Results of a recent reader survey indicated that folks are interested in hearing more from other homeschoolers, specifically those who are homeschooling tweens and teens. As a result, I am working on a series called Homeschool Voices: A Series of Personal Stories. This is the first post in the series.
Today, I would like to welcome Jen from Practical, By Default and thank her for joining us. Jen has been homeschooling for over ten years. Her site is loaded with practical information about homeschooling, working from home, recipes, and health and fitness. Today, Jen is talking about how homeschooling tweens and teens isn’t as scary as it sounds!
Fear Not: Homeschooling Tweens and Teens
It’s early morning and I am sitting here drinking my cup of coffee. As I watch my children drag out their books, check schedules, and head toward the computer or books for school, I must admit I am a little sad.
I miss the younger ages, when “school” was cuddling on the couch during reading out loud for history, science was racing outside exploring bugs, leaves, nature, and getting dirty, and I was needed.
When homeschooling tweens and teenagers seemed so far away and absolutely terrifying.
However, I made a mistake somewhere along the way and “so far away” turned into “right now.”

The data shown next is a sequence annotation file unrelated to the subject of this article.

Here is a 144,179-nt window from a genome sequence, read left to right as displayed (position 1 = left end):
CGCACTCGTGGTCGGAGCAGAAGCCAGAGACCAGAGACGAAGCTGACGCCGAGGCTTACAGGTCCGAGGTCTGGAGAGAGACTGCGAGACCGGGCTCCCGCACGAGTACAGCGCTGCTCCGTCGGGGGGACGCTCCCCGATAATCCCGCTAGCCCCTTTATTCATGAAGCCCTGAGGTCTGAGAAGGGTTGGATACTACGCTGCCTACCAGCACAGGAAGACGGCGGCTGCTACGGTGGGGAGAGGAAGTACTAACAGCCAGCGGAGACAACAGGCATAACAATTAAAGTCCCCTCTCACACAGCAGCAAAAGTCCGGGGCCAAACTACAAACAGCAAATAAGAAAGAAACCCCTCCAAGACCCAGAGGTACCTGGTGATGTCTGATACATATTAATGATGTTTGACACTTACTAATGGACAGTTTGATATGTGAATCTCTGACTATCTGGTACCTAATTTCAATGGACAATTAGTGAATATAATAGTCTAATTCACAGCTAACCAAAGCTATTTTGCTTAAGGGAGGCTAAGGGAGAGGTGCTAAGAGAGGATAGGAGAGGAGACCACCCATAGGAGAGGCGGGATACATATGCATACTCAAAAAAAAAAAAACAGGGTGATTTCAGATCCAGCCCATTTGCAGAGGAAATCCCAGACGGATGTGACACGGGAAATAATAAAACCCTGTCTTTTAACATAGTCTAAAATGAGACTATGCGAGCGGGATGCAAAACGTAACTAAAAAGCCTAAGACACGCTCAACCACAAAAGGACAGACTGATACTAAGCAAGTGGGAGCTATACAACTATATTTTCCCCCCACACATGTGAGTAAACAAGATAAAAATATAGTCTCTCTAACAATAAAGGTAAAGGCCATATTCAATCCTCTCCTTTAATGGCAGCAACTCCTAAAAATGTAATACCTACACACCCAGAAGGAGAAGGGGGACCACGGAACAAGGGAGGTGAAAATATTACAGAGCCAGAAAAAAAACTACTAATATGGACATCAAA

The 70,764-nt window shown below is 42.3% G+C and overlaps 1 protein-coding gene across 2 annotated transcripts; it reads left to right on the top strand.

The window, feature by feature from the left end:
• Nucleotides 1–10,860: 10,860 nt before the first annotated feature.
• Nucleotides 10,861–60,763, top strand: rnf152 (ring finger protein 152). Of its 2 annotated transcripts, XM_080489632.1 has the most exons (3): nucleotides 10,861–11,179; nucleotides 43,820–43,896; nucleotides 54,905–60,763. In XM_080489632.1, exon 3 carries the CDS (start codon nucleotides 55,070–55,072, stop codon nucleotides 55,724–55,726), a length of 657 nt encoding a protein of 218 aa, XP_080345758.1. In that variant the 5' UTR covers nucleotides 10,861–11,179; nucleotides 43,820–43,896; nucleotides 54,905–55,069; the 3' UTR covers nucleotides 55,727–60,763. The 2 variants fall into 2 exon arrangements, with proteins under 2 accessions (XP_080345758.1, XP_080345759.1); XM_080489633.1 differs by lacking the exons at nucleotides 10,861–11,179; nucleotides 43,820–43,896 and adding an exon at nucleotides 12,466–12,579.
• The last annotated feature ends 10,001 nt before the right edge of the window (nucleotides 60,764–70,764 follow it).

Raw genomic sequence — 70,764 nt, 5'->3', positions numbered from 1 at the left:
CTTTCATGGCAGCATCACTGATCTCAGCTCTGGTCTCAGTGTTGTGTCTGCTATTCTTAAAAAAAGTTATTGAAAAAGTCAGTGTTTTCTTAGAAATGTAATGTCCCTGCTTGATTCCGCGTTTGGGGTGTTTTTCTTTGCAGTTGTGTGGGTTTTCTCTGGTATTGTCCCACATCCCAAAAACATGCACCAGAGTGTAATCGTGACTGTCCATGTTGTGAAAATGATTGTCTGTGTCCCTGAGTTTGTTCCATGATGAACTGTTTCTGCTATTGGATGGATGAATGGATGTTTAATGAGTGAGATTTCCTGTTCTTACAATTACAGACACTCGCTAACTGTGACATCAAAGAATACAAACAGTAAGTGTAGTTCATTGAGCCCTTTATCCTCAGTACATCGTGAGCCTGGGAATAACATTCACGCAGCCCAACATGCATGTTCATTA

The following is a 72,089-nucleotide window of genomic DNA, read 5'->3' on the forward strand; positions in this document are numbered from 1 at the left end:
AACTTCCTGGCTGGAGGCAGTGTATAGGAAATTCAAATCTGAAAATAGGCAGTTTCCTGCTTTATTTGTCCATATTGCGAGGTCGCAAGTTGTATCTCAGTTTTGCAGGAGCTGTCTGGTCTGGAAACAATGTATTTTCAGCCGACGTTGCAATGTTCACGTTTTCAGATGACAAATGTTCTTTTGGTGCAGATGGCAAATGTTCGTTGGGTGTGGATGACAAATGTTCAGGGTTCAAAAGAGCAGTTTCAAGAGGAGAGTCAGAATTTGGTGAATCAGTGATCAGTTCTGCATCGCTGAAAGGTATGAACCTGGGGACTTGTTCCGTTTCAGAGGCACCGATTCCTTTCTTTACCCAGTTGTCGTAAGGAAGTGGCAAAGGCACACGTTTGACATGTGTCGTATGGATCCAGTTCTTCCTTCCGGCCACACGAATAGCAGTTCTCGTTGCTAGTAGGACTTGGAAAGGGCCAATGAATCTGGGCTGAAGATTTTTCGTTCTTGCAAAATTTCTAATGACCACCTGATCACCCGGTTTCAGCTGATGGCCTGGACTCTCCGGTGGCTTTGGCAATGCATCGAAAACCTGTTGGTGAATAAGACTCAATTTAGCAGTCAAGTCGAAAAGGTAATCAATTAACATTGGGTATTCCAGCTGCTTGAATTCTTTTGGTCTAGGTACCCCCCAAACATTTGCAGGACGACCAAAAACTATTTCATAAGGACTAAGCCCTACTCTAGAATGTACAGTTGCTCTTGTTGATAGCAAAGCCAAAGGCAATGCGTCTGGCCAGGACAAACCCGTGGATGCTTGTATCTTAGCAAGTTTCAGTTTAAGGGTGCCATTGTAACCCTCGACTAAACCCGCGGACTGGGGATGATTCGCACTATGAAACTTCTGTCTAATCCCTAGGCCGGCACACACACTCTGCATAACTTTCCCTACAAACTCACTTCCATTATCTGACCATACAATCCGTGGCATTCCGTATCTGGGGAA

Homeschooling teenagers isn’t as bad as I expected it to be. My mind likes to blow molehills to mountains. While there have been many bad days as in every age, learning to enjoy each stage has been a blessing.
For those looking ahead and only seeing dark clouds, doom and gloom, I want to send some sunshine your way. Homeschooling older children isn’t as bad as you fear.
Here are 5 benefits of homeschooling tweens and teens:
1. You can have real conversations.
Now the children are older, they are able to hold onto and focus on one conversation and make the hop to a new one just like adults.
When they were little they asked question after question which was great except when you were trying to answer them you had to be short and to the point, otherwise they were off on the next bright shiny thing that had their attention. For this momma, it was hard to keep up.